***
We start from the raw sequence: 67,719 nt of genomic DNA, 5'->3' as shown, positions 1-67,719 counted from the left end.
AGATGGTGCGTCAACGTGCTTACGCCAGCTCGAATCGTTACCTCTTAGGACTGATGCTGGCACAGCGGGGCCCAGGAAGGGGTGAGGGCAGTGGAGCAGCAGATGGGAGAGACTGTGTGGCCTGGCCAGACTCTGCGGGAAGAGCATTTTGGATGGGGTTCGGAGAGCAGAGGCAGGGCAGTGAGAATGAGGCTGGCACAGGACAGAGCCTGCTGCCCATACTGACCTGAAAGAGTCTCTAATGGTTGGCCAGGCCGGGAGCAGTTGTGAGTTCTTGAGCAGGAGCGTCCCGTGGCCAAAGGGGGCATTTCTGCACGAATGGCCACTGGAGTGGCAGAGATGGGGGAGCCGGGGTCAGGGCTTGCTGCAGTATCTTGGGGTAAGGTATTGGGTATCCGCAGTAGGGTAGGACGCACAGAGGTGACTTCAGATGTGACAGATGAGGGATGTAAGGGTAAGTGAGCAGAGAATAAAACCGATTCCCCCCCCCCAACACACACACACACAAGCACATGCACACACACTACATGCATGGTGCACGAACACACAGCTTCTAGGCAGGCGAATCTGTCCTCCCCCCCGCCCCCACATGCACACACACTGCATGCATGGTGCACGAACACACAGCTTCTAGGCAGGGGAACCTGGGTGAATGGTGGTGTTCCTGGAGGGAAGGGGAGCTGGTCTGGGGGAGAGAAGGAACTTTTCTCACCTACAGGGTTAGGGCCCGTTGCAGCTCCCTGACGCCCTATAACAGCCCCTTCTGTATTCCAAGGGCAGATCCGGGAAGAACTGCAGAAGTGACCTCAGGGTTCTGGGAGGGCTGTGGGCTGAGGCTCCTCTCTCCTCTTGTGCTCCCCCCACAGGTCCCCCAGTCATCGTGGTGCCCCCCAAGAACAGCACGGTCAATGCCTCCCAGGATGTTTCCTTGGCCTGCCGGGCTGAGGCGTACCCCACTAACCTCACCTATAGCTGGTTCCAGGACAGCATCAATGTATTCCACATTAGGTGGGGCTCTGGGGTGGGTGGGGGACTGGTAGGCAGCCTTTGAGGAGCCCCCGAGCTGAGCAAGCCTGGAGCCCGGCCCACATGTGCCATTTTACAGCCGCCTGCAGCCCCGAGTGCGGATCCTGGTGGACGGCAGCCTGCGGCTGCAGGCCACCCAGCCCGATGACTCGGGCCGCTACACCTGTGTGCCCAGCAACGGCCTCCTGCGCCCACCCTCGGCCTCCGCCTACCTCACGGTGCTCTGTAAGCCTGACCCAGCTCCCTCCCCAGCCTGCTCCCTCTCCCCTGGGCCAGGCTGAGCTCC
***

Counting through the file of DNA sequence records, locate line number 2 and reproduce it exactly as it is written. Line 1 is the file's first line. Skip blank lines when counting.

AGATGGTGCGTCAACGTGCTTACGCCAGCTCGAATCGTTACCTCTTAGGACTGATGCTGGCACAGCGGGGCCCAGGAAGGGGTGAGGGCAGTGGAGCAGCAGATGGGAGAGACTGTGTGGCCTGGCCAGACTCTGCGGGAAGAGCATTTTGGATGGGGTTCGGAGAGCAGAGGCAGGGCAGTGAGAATGAGGCTGGCACAGGACAGAGCCTGCTGCCCATACTGACCTGAAAGAGTCTCTAATGGTTGGCCAGGCCGGGAGCAGTTGTGAGTTCTTGAGCAGGAGCGTCCCGTGGCCAAAGGGGGCATTTCTGCACGAATGGCCACTGGAGTGGCAGAGATGGGGGAGCCGGGGTCAGGGCTTGCTGCAGTATCTTGGGGTAAGGTATTGGGTATCCGCAGTAGGGTAGGACGCACAGAGGTGACTTCAGATGTGACAGATGAGGGATGTAAGGGTAAGTGAGCAGAGAATAAAACCGATTCCCCCCCCCCAACACACACACACACAAGCACATGCACACACACTACATGCATGGTGCACGAACACACAGCTTCTAGGCAGGCGAATCTGTCCTCCCCCCCGCCCCCACATGCACACACACTGCATGCATGGTGCACGAACACACAGCTTCTAGGCAGGGGAACCTGGGTGAATGGTGGTGTTCCTGGAGGGAAGGGGAGCTGGTCTGGGGGAGAGAAGGAACTTTTCTCACCTACAGGGTTAGGGCCCGTTGCAGCTCCCTGACGCCCTATAACAGCCCCTTCTGTATTCCAAGGGCAGATCCGGGAAGAACTGCAGAAGTGACCTCAGGGTTCTGGGAGGGCTGTGGGCTGAGGCTCCTCTCTCCTCTTGTGCTCCCCCCACAGGTCCCCCAGTCATCGTGGTGCCCCCCAAGAACAGCACGGTCAATGCCTCCCAGGATGTTTCCTTGGCCTGCCGGGCTGAGGCGTACCCCACTAACCTCACCTATAGCTGGTTCCAGGACAGCATCAATGTATTCCACATTAGGTGGGGCTCTGGGGTGGGTGGGGGACTGGTAGGCAGCCTTTGAGGAGCCCCCGAGCTGAGCAAGCCTGGAGCCCGGCCCACATGTGCCATTTTACAGCCGCCTGCAGCCCCGAGTGCGGATCCTGGTGGACGGCAGCCTGCGGCTGCAGGCCACCCAGCCCGATGACTCGGGCCGCTACACCTGTGTGCCCAGCAACGGCCTCCTGCGCCCACCCTCGGCCTCCGCCTACCTCACGGTGCTCTGTAAGCCTGACCCAGCTCCCTCCCCAGCCTGCTCCCTCTCCCCTGGGCCAGGCTGAGCTCC